Thirty years ago today, U.S. President Ronald Reagan, while giving a speech in West Germany, called for Soviet Union General Secretary Mikhail Gorbachev to "Tear down this wall!" The Berlin Wall had divided the city since 1961 into East and West and would continue to do so until June of 1990 when demolition began to remove the concrete divide. Below is an excerpt of President Reagan’s Speech.
“We welcome change and openness; for we believe that freedom and security go together, that the advance of human liberty can only strengthen the cause of world peace. There is one sign the Soviets can make that would be unmistakable, that would advance dramatically the cause of freedom and peace. General Secretary Gorbachev, if you seek peace, if you seek prosperity for the Soviet Union and Eastern Europe, if you seek liberalization: Come here to this gate! Mr. Gorbachev, open this gate! Mr. Gorbachev, tear down this wall!”
Little was done to stop the construction of the wall, which was built during John F. Kennedy’s presidency. Those in power thought the wall would help to prevent another war in Europe.
The Berlin Wall stood as a physical and symbolic barrier between the capitalist world and the communist world. It was erected to isolate and restrict the massive emigration from East Germany to West Germany due to East Germans desire for independence and economic freedom from the Soviets.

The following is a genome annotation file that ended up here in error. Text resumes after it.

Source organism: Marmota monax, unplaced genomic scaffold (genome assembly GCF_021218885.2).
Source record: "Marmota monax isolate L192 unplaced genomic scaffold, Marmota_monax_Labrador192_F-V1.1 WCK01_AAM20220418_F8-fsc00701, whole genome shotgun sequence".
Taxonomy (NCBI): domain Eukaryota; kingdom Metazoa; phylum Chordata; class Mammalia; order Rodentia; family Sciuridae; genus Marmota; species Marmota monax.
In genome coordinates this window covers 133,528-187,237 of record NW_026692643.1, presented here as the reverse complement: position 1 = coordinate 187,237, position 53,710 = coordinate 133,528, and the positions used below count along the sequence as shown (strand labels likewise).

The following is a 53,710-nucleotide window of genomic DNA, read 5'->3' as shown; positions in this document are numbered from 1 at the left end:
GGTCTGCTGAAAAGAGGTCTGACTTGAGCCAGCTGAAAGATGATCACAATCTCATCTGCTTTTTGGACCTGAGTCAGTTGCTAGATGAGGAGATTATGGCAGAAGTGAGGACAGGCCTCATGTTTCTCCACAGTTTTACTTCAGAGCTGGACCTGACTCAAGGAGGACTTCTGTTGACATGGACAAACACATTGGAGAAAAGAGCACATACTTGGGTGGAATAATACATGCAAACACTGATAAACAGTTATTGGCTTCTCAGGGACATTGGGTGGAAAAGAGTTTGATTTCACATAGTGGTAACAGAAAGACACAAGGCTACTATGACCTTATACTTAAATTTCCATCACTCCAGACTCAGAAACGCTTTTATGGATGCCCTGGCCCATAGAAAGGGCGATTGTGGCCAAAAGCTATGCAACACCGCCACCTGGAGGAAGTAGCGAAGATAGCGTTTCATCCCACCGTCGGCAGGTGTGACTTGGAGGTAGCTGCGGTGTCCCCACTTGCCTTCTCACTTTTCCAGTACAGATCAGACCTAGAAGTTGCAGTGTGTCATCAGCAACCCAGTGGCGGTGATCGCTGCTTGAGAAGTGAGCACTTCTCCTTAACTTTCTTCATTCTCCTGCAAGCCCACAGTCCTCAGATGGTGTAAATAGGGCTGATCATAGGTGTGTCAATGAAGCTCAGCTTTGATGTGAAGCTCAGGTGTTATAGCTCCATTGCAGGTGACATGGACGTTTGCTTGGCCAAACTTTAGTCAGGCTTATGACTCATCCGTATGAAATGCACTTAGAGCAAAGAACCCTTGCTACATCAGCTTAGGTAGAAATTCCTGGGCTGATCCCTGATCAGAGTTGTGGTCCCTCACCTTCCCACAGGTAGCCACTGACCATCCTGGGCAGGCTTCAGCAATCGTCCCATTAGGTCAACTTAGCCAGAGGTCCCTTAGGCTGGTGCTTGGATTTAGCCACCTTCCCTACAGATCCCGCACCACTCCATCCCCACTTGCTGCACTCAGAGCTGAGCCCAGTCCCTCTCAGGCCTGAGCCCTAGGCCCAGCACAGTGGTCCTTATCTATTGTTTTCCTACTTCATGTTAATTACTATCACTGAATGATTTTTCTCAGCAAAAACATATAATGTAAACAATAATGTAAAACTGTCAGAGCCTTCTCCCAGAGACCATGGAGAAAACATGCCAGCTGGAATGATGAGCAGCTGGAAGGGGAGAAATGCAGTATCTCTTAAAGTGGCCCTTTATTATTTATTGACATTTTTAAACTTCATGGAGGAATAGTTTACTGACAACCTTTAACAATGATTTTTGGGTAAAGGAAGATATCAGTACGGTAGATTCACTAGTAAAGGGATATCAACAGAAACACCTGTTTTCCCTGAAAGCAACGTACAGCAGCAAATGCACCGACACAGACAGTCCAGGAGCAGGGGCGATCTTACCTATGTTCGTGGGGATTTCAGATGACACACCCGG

Many crossed the wall successfully, although this became more difficult as each iteration of the wall was constructed to be reinforced better than the last. Many died attempting to cross the wall, either from being shot by guards, jumping from the window of a building, or even by crashing a hot air balloon while attempting to fly over the border.
By June of 1987, when Reagan delivered his speech, the wheels were already in motion for the dismantling of the wall. The Soviet economy was in decline which prompted Gorbachev to push forward an economic restructuring, perestroika, which focused on private ownership of business and foreign investment. He also allowed for openness, glasnost, which promoted transparency and freedom of the press.
|Shelfie of our American Foreign Policy documents |
published by the U.S. Department of State
The Berlin Wall was one of many conflicts from the Cold War. Check out our Cold War Era reading list to learn more about some of the government documents the Worcester Public Library holds on this topic.